By Mark J. Edwards, Martin Goodman, Simon Price, Chris Rowland
This publication is a finished survey of the discussion among pagans, Jews, and Christians within the Roman empire as much as the time whilst Constantine declared himself a Christian. every one bankruptcy is written through a individual pupil and is dedicated to a unmarried textual content or team of texts with the purpose of making a choice on the possible viewers, the literary milieu, and the situations that ended in this way of writing.
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Additional info for Apologetics in the Roman Empire: Pagans, Jews, and Christians
60 MacMullen, Christianizing the Roman Empire. 61 Aratus' philosophical poem proclaimed the universal indwelling of Zeus in all human life: `Let us begin with God, whom men never leave unspoken: full of God are the streets, and all the marketplaces of humanity, and full the sea and the harbours; and we are all in need of God everywhere. We are all his children . 63 Nevertheless, it is tempting to try to decide which, of all the book's apologetic scenarios, has the most claim to represent the author's real interests: and in purely numerical terms, it is not dicult to see which it should be.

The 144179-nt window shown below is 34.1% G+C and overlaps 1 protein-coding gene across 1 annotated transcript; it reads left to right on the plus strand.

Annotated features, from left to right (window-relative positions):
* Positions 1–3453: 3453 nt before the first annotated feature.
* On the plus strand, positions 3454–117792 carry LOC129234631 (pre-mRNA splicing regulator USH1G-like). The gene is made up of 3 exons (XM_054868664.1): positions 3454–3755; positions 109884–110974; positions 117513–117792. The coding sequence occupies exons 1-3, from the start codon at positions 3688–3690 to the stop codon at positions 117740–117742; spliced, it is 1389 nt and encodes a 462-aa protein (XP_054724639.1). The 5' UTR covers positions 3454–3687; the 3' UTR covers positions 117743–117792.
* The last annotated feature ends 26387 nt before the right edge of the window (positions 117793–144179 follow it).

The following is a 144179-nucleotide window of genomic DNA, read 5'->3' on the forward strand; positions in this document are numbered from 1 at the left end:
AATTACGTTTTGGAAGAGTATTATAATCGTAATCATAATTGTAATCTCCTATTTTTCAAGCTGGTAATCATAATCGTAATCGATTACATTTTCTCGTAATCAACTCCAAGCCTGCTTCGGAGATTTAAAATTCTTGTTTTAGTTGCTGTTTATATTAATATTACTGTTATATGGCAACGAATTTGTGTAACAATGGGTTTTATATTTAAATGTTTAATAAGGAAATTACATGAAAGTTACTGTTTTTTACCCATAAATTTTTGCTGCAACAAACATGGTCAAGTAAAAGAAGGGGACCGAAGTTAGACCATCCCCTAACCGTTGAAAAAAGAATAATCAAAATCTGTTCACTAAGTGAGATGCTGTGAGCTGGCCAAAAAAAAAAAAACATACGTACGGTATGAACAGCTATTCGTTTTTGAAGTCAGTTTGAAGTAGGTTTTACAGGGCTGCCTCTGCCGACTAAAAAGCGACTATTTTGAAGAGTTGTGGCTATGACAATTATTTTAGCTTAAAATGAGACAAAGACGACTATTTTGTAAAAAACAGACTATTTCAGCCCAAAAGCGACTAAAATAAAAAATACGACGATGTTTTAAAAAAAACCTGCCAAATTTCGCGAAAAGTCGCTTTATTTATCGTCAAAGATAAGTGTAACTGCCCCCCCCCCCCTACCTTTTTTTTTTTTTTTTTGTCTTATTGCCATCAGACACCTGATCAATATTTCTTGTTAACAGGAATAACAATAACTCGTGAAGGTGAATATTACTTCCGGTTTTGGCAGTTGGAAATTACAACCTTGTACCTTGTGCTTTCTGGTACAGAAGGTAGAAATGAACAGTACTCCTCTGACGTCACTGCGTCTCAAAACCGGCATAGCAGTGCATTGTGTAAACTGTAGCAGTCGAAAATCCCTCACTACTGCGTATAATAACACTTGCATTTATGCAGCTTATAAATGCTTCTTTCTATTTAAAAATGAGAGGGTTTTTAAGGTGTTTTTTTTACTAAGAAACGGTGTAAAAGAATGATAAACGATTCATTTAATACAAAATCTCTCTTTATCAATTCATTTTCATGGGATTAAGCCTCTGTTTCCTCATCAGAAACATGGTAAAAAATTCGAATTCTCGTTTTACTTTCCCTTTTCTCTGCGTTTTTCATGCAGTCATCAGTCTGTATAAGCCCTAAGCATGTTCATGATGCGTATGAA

This scene is set up to echo the trial of Jesus, with a trial before the religious council and `false witnesses' who bring a charge of speaking `blasphemous words against Moses and God' and `words against this holy place and the law' (6: 11, 13). Stephen's speech in reply (ch. 7) adds another familiar dimension to the apologetic of Acts, the ransacking of biblical history for archetypes and precedents to add weight to the apostolic interpretation of current events. For Stephen, it is the prophets of the biblical tradition who provide the most striking template for the persecuted church (7: 52), and a judicious quotation from Deuteronomy allows him to enrol Moses among their number (7: 37).
6: 18±7: 42. Cf. Acts of the Pagan Martyrs, ed. Musurillo, Appendices II and III (pp. 236±58). 56 Lindars, New Testament Apologetics, is the classic treatment of this material. Gerhardsson's picture (Memory and Manuscript) of the collegia apostolorum in Jerusalem busily engaged in exegesis may be over-simpli®ed, but (as Lindars shows) Paul's letters show that there undoubtedly was intensive exegetical activity going on somewhere in the church's ®rst few decades. 55 The Acts of the Apostles 41 The latter, however, takes us out of the study and on to the streets.
Apologetics in the Roman Empire: Pagans, Jews, and Christians by Mark J. Edwards, Martin Goodman, Simon Price, Chris Rowland